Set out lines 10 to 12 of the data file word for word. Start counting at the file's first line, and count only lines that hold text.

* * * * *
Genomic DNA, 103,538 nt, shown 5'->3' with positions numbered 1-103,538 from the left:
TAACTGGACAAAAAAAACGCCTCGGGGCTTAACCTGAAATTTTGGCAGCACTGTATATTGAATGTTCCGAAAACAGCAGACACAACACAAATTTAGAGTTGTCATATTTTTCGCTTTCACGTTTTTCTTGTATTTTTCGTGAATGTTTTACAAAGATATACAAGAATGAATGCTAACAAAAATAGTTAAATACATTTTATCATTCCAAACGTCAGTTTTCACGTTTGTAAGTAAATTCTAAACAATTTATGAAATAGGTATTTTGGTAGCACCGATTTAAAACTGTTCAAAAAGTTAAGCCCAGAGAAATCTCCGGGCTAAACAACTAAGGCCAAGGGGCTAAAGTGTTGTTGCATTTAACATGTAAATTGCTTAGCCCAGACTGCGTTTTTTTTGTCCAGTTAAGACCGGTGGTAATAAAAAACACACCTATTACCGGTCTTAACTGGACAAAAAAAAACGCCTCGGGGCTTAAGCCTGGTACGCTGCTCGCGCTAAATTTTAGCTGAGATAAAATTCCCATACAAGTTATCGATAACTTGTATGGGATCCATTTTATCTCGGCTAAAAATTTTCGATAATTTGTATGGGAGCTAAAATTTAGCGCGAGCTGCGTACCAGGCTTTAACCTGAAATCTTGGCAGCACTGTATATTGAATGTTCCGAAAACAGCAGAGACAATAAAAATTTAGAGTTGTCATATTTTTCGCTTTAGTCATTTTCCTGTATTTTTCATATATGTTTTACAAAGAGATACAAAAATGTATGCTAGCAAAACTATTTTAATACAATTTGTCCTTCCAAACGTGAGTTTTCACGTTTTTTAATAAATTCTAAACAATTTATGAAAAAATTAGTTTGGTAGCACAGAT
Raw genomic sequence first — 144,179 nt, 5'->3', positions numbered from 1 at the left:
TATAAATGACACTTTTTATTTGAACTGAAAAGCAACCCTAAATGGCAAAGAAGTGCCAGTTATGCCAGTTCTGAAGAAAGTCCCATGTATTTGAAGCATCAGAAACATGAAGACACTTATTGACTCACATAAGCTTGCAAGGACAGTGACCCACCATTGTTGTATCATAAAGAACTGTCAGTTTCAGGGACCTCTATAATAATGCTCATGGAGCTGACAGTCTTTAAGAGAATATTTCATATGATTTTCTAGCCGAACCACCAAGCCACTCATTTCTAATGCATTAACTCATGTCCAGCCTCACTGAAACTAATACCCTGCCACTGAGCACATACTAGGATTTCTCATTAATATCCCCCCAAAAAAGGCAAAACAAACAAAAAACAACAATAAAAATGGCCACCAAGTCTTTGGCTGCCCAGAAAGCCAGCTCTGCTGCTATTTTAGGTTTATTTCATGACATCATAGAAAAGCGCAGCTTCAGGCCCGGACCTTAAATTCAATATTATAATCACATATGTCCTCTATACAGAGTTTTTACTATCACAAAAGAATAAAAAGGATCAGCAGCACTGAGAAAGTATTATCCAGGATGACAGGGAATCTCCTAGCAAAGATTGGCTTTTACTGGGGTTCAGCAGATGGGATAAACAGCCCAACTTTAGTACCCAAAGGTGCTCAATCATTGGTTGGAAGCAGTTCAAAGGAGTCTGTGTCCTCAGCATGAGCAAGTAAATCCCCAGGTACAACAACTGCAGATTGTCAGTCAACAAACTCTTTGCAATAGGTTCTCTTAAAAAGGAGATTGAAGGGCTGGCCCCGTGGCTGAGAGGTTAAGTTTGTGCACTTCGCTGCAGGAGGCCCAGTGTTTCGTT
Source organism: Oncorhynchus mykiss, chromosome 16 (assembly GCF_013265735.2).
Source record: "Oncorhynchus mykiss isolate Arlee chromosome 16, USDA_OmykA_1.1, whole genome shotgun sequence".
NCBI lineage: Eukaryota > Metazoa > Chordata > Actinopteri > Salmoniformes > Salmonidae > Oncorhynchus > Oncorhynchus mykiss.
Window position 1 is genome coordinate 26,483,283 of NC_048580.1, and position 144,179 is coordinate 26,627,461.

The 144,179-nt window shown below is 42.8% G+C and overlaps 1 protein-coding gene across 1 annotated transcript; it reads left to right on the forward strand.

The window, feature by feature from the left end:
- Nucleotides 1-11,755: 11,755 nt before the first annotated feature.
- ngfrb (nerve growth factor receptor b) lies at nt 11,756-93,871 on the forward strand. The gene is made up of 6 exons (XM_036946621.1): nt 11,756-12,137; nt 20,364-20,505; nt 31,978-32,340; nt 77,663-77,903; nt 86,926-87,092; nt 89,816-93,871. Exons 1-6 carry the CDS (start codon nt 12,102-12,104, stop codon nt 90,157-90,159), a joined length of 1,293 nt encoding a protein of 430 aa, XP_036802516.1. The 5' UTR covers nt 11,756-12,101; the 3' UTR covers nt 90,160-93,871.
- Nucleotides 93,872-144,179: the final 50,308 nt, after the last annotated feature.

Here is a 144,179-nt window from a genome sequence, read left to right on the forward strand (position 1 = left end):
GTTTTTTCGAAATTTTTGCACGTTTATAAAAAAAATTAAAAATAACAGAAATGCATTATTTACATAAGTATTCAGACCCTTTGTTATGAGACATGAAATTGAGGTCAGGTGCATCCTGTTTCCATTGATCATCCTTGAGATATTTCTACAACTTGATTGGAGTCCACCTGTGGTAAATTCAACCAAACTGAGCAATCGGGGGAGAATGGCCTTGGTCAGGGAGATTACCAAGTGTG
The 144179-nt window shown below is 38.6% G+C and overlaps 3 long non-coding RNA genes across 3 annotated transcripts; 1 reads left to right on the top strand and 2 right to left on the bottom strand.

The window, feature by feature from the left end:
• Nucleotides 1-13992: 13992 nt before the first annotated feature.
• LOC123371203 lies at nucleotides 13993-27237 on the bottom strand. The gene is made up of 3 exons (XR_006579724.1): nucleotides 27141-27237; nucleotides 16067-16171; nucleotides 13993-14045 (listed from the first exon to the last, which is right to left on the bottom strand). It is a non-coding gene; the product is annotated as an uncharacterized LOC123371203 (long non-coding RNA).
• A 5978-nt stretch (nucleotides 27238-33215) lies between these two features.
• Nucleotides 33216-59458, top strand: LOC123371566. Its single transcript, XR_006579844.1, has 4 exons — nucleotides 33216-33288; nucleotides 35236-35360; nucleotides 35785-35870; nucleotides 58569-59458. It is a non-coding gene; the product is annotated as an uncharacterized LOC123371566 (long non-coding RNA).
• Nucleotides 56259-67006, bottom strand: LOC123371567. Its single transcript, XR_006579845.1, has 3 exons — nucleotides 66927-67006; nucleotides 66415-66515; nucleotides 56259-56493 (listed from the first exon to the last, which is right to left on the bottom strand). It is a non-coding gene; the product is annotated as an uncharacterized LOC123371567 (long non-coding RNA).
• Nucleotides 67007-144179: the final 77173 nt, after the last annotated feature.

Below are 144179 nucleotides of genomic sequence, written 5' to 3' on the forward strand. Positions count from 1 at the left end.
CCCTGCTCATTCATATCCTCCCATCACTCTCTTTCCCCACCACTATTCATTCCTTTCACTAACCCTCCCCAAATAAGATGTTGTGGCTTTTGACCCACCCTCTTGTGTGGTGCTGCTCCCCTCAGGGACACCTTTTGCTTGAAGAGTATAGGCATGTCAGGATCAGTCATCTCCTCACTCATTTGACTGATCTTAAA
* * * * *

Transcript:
The window, feature by feature from the left end:
- Nucleotides 1-11,755: 11,755 nt before the first annotated feature.
- ngfrb (nerve growth factor receptor b) lies at nt 11,756-93,871 on the forward strand. The gene is made up of 6 exons (XM_036946621.1): nt 11,756-12,137; nt 20,364-20,505; nt 31,978-32,340; nt 77,663-77,903; nt 86,926-87,092; nt 89,816-93,871. Exons 1-6 carry the CDS (start codon nt 12,102-12,104, stop codon nt 90,157-90,159), a joined length of 1,293 nt encoding a protein of 430 aa, XP_036802516.1. The 5' UTR covers nt 11,756-12,101; the 3' UTR covers nt 90,160-93,871.